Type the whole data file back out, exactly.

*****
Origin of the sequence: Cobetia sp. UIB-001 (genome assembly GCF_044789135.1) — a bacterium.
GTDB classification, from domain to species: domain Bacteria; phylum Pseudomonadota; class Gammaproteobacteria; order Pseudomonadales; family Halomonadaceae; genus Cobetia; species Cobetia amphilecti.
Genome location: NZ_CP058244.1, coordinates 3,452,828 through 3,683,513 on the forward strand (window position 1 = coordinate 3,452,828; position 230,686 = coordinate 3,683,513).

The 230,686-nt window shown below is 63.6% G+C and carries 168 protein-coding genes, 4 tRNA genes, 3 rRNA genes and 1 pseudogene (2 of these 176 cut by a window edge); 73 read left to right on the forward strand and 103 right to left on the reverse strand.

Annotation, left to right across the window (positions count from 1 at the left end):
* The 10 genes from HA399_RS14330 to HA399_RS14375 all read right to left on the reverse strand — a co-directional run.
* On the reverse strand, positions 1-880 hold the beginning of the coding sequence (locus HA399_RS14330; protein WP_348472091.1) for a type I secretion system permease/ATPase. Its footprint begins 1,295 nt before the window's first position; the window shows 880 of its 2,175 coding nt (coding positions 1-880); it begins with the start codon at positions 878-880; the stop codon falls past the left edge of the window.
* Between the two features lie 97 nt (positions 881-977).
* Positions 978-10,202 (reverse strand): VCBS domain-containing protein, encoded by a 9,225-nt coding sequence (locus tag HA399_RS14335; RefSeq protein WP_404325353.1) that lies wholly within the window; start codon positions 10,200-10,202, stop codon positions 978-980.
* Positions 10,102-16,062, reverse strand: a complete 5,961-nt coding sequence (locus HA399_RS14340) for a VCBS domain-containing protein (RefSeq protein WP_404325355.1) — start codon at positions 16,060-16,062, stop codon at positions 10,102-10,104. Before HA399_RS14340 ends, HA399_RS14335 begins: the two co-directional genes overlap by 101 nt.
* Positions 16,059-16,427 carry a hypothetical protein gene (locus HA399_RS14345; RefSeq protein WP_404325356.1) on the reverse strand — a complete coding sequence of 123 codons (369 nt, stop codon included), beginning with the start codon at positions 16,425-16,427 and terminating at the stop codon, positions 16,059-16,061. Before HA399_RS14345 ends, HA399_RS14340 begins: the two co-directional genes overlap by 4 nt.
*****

Origin of the sequence: Cobetia sp. UIB-001 (genome assembly GCF_044789135.1) — a bacterium.
GTDB classification, from domain to species: domain Bacteria; phylum Pseudomonadota; class Gammaproteobacteria; order Pseudomonadales; family Halomonadaceae; genus Cobetia; species Cobetia amphilecti.
Genome location: NZ_CP058244.1, coordinates 3,452,828 through 3,683,513 on the forward strand (window position 1 = coordinate 3,452,828; position 230,686 = coordinate 3,683,513).

The 230,686-nt window shown below is 63.6% G+C and carries 168 protein-coding genes, 4 tRNA genes, 3 rRNA genes and 1 pseudogene (2 of these 176 cut by a window edge); 73 read left to right on the forward strand and 103 right to left on the reverse strand.

Annotation, left to right across the window (positions count from 1 at the left end):
* The 10 genes from HA399_RS14330 to HA399_RS14375 all read right to left on the reverse strand — a co-directional run.
* On the reverse strand, positions 1-880 hold the beginning of the coding sequence (locus HA399_RS14330; protein WP_348472091.1) for a type I secretion system permease/ATPase. Its footprint begins 1,295 nt before the window's first position; the window shows 880 of its 2,175 coding nt (coding positions 1-880); it begins with the start codon at positions 878-880; the stop codon falls past the left edge of the window.
* Between the two features lie 97 nt (positions 881-977).
* Positions 978-10,202 (reverse strand): VCBS domain-containing protein, encoded by a 9,225-nt coding sequence (locus tag HA399_RS14335; RefSeq protein WP_404325353.1) that lies wholly within the window; start codon positions 10,200-10,202, stop codon positions 978-980.
* Positions 10,102-16,062, reverse strand: a complete 5,961-nt coding sequence (locus HA399_RS14340) for a VCBS domain-containing protein (RefSeq protein WP_404325355.1) — start codon at positions 16,060-16,062, stop codon at positions 10,102-10,104. Before HA399_RS14340 ends, HA399_RS14335 begins: the two co-directional genes overlap by 101 nt.
* Positions 16,059-16,427 carry a hypothetical protein gene (locus HA399_RS14345; RefSeq protein WP_404325356.1) on the reverse strand — a complete coding sequence of 123 codons (369 nt, stop codon included), beginning with the start codon at positions 16,425-16,427 and terminating at the stop codon, positions 16,059-16,061. Before HA399_RS14345 ends, HA399_RS14340 begins: the two co-directional genes overlap by 4 nt.